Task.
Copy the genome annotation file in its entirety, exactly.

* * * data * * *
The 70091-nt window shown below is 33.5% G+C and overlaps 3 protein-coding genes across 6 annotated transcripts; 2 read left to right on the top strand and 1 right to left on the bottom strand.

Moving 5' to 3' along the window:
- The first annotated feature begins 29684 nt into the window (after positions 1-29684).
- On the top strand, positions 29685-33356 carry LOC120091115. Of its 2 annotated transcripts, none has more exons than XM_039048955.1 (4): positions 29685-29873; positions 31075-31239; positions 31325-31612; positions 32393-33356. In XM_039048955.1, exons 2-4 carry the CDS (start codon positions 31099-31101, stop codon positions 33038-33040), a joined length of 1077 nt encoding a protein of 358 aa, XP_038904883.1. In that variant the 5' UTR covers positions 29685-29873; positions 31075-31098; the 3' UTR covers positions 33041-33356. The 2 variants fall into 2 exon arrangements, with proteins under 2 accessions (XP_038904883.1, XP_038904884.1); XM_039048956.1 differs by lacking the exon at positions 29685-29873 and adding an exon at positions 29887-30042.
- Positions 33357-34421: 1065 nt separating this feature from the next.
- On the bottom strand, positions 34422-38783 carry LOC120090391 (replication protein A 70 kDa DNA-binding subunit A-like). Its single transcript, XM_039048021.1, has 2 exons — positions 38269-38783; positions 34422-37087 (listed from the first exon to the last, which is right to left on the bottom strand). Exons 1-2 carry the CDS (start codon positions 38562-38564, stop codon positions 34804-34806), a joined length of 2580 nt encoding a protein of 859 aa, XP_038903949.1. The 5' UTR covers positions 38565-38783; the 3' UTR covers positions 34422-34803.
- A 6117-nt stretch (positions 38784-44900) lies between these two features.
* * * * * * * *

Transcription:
The 70091-nt window shown below is 33.5% G+C and overlaps 3 protein-coding genes across 6 annotated transcripts; 2 read left to right on the top strand and 1 right to left on the bottom strand.

Moving 5' to 3' along the window:
- The first annotated feature begins 29684 nt into the window (after positions 1-29684).
- On the top strand, positions 29685-33356 carry LOC120091115. Of its 2 annotated transcripts, none has more exons than XM_039048955.1 (4): positions 29685-29873; positions 31075-31239; positions 31325-31612; positions 32393-33356. In XM_039048955.1, exons 2-4 carry the CDS (start codon positions 31099-31101, stop codon positions 33038-33040), a joined length of 1077 nt encoding a protein of 358 aa, XP_038904883.1. In that variant the 5' UTR covers positions 29685-29873; positions 31075-31098; the 3' UTR covers positions 33041-33356. The 2 variants fall into 2 exon arrangements, with proteins under 2 accessions (XP_038904883.1, XP_038904884.1); XM_039048956.1 differs by lacking the exon at positions 29685-29873 and adding an exon at positions 29887-30042.
- Positions 33357-34421: 1065 nt separating this feature from the next.
- On the bottom strand, positions 34422-38783 carry LOC120090391 (replication protein A 70 kDa DNA-binding subunit A-like). Its single transcript, XM_039048021.1, has 2 exons — positions 38269-38783; positions 34422-37087 (listed from the first exon to the last, which is right to left on the bottom strand). Exons 1-2 carry the CDS (start codon positions 38562-38564, stop codon positions 34804-34806), a joined length of 2580 nt encoding a protein of 859 aa, XP_038903949.1. The 5' UTR covers positions 38565-38783; the 3' UTR covers positions 34422-34803.
- A 6117-nt stretch (positions 38784-44900) lies between these two features.